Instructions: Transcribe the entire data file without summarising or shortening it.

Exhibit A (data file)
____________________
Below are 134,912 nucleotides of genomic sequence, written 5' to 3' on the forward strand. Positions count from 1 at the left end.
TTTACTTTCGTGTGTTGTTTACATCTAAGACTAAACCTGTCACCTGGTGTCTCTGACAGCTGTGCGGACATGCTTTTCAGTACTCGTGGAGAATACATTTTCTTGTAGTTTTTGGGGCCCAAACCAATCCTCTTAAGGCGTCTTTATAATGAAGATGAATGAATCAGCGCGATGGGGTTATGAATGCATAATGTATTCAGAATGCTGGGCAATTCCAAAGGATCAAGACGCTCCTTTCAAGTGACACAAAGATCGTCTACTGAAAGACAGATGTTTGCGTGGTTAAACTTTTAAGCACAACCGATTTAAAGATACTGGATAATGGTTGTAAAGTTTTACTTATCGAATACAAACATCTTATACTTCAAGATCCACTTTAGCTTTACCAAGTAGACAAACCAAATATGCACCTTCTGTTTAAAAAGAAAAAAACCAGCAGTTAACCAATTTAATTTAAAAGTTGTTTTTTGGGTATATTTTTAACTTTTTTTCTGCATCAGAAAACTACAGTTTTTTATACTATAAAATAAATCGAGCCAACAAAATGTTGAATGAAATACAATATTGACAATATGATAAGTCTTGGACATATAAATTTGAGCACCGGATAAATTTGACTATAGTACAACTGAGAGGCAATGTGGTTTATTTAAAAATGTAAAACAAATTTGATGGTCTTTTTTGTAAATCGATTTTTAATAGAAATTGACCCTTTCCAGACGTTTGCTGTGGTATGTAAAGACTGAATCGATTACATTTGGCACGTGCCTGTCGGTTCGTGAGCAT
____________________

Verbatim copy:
Below are 134,912 nucleotides of genomic sequence, written 5' to 3' on the forward strand. Positions count from 1 at the left end.
TTTACTTTCGTGTGTTGTTTACATCTAAGACTAAACCTGTCACCTGGTGTCTCTGACAGCTGTGCGGACATGCTTTTCAGTACTCGTGGAGAATACATTTTCTTGTAGTTTTTGGGGCCCAAACCAATCCTCTTAAGGCGTCTTTATAATGAAGATGAATGAATCAGCGCGATGGGGTTATGAATGCATAATGTATTCAGAATGCTGGGCAATTCCAAAGGATCAAGACGCTCCTTTCAAGTGACACAAAGATCGTCTACTGAAAGACAGATGTTTGCGTGGTTAAACTTTTAAGCACAACCGATTTAAAGATACTGGATAATGGTTGTAAAGTTTTACTTATCGAATACAAACATCTTATACTTCAAGATCCACTTTAGCTTTACCAAGTAGACAAACCAAATATGCACCTTCTGTTTAAAAAGAAAAAAACCAGCAGTTAACCAATTTAATTTAAAAGTTGTTTTTTGGGTATATTTTTAACTTTTTTTCTGCATCAGAAAACTACAGTTTTTTATACTATAAAATAAATCGAGCCAACAAAATGTTGAATGAAATACAATATTGACAATATGATAAGTCTTGGACATATAAATTTGAGCACCGGATAAATTTGACTATAGTACAACTGAGAGGCAATGTGGTTTATTTAAAAATGTAAAACAAATTTGATGGTCTTTTTTGTAAATCGATTTTTAATAGAAATTGACCCTTTCCAGACGTTTGCTGTGGTATGTAAAGACTGAATCGATTACATTTGGCACGTGCCTGTCGGTTCGTGAGCAT